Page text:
This week, UCLA and Zócalo Public Square brought a topic near to my heart to the National Press Club in Washington, D.C.: "Can the Next President Put Public Universities Back on Top?"
With New York Times Washington bureau chief David Leonhardt moderating a panel that included University of Michigan President Mary Sue Coleman, Carnegie Corp. of New York President Vartan Gregorian and myself, the event was a great opportunity to hopefully begin what truly must be a national conversation about the future of public higher education.
In Michigan, here in California and all across the nation, state governments plagued by the ongoing economic crisis are withdrawing support for public universities -- a move that inevitably leads to tuition increases, no matter how hard university leaders struggle to find efficiencies and cost savings that don't compromise academic quality.
President Coleman noted how some families in her state won't even let their children apply to college because they're so worried about the cost, even though Michigan has done a great job of trying to make public universities affordable for lower- and middle-income families, just as we have here. This is in addition to all the outreach efforts both states have undertaken to educate families about the financial options for prospective students, reassuring them that they'll feel welcomed regardless of their social or economic background.
So what's the solution?
None of us on the panel purported to have all the answers, but we do know that everyone has to
be part of the conversation -- and everyone has to pitch in.
"We have to be on the agenda, and the federal government needs to do its part," Coleman said. "Private industry needs to do its part... Private industry's sort of gotten a free ride and gotten all these great people [educated by our public universities] that they can hire. Well, they have some responsibility, too, to make sure that they're seeing that people have opportunity."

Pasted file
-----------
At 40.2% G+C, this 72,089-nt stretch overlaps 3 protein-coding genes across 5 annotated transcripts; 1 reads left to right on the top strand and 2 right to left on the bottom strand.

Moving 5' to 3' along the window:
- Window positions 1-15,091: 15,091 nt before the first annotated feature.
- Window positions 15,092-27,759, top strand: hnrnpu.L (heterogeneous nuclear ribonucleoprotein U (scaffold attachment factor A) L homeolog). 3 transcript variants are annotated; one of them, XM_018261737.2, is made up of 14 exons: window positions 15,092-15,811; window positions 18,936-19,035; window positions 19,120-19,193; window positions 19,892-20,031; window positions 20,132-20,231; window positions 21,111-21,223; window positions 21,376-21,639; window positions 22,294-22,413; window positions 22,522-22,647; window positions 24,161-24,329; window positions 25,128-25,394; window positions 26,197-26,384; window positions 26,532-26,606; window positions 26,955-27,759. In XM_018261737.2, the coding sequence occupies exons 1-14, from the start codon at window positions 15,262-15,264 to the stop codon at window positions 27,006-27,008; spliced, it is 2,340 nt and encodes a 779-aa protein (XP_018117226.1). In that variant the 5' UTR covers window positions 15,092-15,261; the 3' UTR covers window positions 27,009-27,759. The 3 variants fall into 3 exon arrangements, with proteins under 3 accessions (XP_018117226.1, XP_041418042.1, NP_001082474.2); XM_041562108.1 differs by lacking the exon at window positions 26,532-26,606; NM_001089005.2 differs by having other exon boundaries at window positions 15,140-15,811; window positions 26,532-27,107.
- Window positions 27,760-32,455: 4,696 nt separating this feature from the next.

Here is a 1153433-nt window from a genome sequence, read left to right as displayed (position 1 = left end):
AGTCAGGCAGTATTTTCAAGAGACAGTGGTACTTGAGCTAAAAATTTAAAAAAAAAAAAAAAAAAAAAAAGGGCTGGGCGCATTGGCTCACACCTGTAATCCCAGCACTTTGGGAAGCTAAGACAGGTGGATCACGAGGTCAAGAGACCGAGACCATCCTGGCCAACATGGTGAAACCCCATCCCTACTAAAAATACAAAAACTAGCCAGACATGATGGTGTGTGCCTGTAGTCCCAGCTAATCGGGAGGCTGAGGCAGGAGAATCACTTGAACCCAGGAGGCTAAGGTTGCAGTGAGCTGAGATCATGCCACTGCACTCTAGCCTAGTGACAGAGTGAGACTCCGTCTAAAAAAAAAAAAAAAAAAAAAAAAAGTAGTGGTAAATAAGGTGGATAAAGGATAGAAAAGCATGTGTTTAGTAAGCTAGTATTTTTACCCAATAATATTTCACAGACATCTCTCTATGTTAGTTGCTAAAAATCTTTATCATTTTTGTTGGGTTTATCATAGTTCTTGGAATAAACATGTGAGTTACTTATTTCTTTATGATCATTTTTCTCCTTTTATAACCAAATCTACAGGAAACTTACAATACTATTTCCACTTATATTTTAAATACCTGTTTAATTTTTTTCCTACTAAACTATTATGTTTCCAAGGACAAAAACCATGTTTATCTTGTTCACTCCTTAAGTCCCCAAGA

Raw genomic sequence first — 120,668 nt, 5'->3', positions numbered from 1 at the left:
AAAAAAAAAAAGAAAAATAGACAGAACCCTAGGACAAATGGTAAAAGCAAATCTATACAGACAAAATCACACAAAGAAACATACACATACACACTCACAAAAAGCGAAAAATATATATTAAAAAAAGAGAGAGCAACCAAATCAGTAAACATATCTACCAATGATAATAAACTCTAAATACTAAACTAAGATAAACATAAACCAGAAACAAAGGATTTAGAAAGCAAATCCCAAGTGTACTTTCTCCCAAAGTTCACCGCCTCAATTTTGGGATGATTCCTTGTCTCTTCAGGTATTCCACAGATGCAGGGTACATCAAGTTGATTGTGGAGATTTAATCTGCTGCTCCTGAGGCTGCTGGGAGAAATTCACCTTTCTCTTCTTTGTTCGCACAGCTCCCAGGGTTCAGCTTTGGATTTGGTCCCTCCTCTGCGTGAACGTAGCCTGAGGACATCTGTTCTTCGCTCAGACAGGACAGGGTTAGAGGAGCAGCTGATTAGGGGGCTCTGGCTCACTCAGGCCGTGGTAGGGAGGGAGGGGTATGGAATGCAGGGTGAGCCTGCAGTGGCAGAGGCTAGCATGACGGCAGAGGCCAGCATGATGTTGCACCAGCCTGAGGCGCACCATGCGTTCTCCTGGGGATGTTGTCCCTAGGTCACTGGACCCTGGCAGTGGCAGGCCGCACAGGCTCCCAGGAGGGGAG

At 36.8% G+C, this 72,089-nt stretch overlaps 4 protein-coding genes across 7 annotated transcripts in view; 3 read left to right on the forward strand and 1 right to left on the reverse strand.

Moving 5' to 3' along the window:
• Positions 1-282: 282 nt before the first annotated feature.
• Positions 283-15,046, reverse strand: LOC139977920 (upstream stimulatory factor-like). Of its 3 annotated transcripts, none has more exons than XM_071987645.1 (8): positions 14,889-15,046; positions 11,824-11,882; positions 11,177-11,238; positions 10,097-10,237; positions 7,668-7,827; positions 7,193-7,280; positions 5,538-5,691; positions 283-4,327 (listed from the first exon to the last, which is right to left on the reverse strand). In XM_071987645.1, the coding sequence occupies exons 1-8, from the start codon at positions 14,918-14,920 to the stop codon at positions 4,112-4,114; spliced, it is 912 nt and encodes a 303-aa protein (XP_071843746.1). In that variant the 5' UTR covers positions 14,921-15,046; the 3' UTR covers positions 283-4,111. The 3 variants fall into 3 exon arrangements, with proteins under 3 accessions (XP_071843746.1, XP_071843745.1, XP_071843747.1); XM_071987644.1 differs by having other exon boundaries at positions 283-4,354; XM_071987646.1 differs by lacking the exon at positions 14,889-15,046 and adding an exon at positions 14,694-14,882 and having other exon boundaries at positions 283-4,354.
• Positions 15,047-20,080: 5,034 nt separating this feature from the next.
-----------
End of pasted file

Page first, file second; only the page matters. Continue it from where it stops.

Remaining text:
Industry also relies heavily on universities for the research and breakthroughs that drive our economy. Here at UCLA, we spend about $1 billion a year on research and development, with approximately 6,000 research projects underway at any time.
As our colleague on the panel Vartan Gregorian emphasized, higher education must be viewed as a vital investment in our future, not just another drain on state and federal resources. "In the middle of the Civil War, 1862, Abraham Lincoln launched land-grant universities. He established the National Academy of Sciences," Gregorian said. "Can you imagine any president now saying we're going to do this? People would think he's lost his mind."
But back then, Gregorian added, people "knew education was not a cost, education is an investment."
And we all agreed: Time is running out.
"We should not always just meet crises," Gregorian said. "We should plan ahead how to stay ahead."
The bottom line is that we all need to be held accountable, but those of us who work in public higher education can't do it alone. America's success is fundamentally connected to the state of our education system.
I think I speak for our whole panel and for university leaders all across America when I urge our next president to lead us in this conversation and make certain that Washington does its part to put public higher education -- and America's future -- back on top.
(The full panel discussion is available on video at UCLA's Newsroom and Zócalo's website.)